Gregory also furthers Basil’s discussion comparing multiple, simple substances. Although many opponents were employing divine simplicity as a proof that God’s substance could only have one hypostasis (person), and that the Son, though simple, was a different substance, Gregory claimed that this was an impossibility. Since simple essences have no parts, “it is not correct to say of them that they are Like in particular and Unlike in another; but they are a complete resemblance, and should rather be called Identical than Like.” Two simple essences must either be completely unlike or “Identical.” You cannot have two simple, divine, immaterial, uncircumscribed substances, one begotten from the other, without being identical. Any nature that is not creature, therefore, must be creator, and if creator, then simple, and if simple, identical.
Augustine appeals to the concept of simplicity to argue that there can only be one uncreated substance. While there are two general kinds of substance, one created, and the other the Creator of the first, there can be many created substances and only one uncreated substance. Created substances are set apart by accidental qualities, which they receive from their Maker, while the immaterial and simple substance has no accidents to differentiate it from another immaterial, simple substance. The uncreated substance must be, by definition, immaterial, because there was no matter before it was created, and simple, because there is nothing above it to create it from parts or attribute different things to it. So, if there were two immaterial and simple substances, they would have to be identical, since there is no division in substance apart from the Creator-creature divide or the divisions of accidents in creation.
The language of accidents is also used to explain how God can be both a Trinity and be simple in substance. The Father or the Son cannot be called Father or Son “according to accident,” which would mean that they had at one time begun to be those things, introducing change and parts into the simple nature of God. Rather than fatherhood and sonship being accidental to the persons, they are simply designators of the relations in which they stand to one another. “Wherefore, although to be the Father and to be the Son is different, yet their substance is not different; because they are so called, not according to substance, but according to relation, which relation however, is not accident, because it is not changeable.” For Augustine, then, as with Basil and Gregory, it is the simplicity of the divine substance that allows for the one divine, simple substance to exists in three united but distinct persons.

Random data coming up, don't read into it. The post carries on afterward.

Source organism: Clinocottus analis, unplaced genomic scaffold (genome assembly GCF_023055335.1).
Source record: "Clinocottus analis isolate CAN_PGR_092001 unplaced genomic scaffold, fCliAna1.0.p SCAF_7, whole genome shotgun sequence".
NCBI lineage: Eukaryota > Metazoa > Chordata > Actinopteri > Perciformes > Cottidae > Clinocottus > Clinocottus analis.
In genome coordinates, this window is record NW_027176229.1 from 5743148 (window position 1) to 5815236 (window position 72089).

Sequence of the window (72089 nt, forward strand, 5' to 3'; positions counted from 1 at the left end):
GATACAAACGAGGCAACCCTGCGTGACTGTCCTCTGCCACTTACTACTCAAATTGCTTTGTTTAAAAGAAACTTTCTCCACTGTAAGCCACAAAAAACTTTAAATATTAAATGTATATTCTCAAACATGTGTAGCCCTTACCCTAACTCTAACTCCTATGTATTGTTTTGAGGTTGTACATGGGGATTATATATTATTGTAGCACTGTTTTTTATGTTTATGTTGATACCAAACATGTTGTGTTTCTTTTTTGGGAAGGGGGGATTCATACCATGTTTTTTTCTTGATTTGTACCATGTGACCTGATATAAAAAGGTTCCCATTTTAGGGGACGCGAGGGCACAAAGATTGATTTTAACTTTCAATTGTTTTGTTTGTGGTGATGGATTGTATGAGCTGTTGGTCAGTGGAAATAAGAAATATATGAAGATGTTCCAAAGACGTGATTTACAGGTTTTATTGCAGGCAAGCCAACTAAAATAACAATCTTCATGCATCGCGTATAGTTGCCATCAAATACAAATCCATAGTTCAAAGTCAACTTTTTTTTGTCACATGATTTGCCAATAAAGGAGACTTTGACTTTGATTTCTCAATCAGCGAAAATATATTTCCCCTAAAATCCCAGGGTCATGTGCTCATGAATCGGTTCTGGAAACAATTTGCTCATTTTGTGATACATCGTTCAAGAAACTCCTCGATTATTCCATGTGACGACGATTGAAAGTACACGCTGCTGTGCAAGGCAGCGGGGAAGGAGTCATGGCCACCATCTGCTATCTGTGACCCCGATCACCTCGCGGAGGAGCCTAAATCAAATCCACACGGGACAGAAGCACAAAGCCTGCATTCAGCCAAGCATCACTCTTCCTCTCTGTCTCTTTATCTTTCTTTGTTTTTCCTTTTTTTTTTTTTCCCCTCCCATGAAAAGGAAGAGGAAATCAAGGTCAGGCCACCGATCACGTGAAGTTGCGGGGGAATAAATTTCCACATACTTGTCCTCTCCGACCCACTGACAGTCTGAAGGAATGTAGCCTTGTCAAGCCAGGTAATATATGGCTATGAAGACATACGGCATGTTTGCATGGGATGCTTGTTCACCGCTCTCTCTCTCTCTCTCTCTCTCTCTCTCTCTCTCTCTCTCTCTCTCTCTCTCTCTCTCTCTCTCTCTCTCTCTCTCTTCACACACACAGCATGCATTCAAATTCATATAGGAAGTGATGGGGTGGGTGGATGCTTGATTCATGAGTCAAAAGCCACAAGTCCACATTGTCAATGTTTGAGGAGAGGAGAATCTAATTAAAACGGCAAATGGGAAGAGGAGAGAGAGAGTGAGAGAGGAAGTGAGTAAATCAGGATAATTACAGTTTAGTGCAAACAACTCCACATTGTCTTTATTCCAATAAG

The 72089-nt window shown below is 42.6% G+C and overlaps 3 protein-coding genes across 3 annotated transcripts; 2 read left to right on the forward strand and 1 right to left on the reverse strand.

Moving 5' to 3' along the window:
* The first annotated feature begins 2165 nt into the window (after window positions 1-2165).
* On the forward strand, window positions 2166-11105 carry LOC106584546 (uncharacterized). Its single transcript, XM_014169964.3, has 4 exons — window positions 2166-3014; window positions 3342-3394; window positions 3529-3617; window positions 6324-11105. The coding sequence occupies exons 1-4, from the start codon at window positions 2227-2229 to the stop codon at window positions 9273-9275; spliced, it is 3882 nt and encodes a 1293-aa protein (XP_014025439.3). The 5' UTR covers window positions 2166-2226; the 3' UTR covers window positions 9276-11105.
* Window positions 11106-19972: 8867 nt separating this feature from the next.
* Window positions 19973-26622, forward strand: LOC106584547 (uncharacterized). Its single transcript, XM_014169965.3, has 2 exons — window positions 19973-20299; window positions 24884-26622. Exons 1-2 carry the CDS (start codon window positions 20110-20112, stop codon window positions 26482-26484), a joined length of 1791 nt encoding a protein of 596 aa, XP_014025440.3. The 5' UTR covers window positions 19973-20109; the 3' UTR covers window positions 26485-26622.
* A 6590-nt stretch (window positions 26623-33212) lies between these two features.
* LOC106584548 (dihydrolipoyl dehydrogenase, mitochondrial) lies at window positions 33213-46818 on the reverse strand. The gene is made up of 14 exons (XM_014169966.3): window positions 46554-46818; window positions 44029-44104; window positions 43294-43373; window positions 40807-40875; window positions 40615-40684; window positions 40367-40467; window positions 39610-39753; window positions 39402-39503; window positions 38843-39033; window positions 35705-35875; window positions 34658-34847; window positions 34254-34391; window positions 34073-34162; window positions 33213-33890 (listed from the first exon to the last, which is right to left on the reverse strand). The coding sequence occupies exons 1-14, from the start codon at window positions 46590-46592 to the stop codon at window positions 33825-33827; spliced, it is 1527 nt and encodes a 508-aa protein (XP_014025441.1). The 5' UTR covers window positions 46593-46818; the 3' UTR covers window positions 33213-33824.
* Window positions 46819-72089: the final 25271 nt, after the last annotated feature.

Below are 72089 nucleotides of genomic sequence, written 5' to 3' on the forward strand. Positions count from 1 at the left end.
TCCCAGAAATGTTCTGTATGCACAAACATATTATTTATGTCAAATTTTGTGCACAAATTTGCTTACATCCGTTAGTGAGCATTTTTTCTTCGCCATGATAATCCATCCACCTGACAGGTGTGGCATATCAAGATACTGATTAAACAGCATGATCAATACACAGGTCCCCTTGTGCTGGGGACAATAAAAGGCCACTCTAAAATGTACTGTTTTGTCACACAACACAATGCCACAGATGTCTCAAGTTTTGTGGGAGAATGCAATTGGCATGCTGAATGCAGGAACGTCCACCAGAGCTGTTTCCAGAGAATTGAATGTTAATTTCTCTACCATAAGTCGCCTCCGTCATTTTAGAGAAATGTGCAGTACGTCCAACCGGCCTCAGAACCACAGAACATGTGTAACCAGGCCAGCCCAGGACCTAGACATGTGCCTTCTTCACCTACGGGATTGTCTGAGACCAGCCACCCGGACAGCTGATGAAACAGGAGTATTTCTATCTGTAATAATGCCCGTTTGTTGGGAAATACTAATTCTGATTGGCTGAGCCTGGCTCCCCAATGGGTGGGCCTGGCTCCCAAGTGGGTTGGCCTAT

Since the substance of God is simple, the attributes equal one another. “For to Him it is not one thing to be, and another to live … [or] to understand,” or to be blessed, good, powerful, eternal, invisible, etc. God is the “good which is simple, and therefore unchangeable,” because he is the standard by which all things are judged to be good. If his goodness was a part of him, then it would have come from somewhere, as parts assume being put together or taken apart. He “has not anything which [He] can lose, and because [He] is not one thing and [His] contents another.” But, as it is, God is simple—not made, but the Maker. What God creates is not simple, but what God begets is simple. It is in this way, the Son and the Spirit are both “another” to the Father but are not other “things,” because they are “equally with Him the simple Good,” begotten or proceeding, “unchangeable and co-eternal.” God is simple because he is what he has, with the exception of the relations; “each is what He has; thus, He is in Himself living, for He has life, and is Himself the Life which He has.”
The doctrine of divine simplicity was utilized extensively by these three churchmen as one way to defend the Trinity from attacks that utilized metaphysics and language wrongly to twist the clear witness of the Bible. It is precisely because God is not like us, simple rather than composite, that He can be one substance and three persons, without differentiation of substance between the three. Accidental categories only pertain to those who are created, limited, circumscribed, and able to be differentiated as specific instantiations of a particular substance. As soon as we attribute accidental properties to God, he is not only not Triune, but he is a creature, sitting below whoever attributed those qualities to him. Simplicity describes that God, as the first principle from which all else came, is pure being and pure act. He is immeasurable since he created all things used for measuring, and therefore exists as a Trinity in a way that is not accessible from below.
 Quantity is one of Aristotle’s ten categories of how matter, or being, can be known; simple substances cannot be counted in the same way. Basil is arguing that innumerability does not preclude, but in fact allows for, triune simple being. Non-simple substances could never be triune in this way.
 Basil, “Letter 8,” in St. Basil: Letters and Select Works, ed. Philip Schaff and Henry Wace, trans. Blomfield Jackson, vol. 8, A Select Library of the Nicene and Post-Nicene Fathers of the Christian Church Second Series (New York: Christian Literature Company, 1895), 116.
 Basil of Caesarea, Against Eunomius, 122:124. Cf. 1 Corinthians 1:24.
 Basil, “Letter 8,” 8:116.
 Ibid., 7:290.
 Ibid., 290–91.
 Ibid., 317.
 Ibid., 319.
 Ibid., 3:21.
 Ibid., 3:89.
 Augustine of Hippo, “The City of God,” 2:148.
 Ibid., 2:211.
 Ibid., 2:210.
 Ibid., 2:211.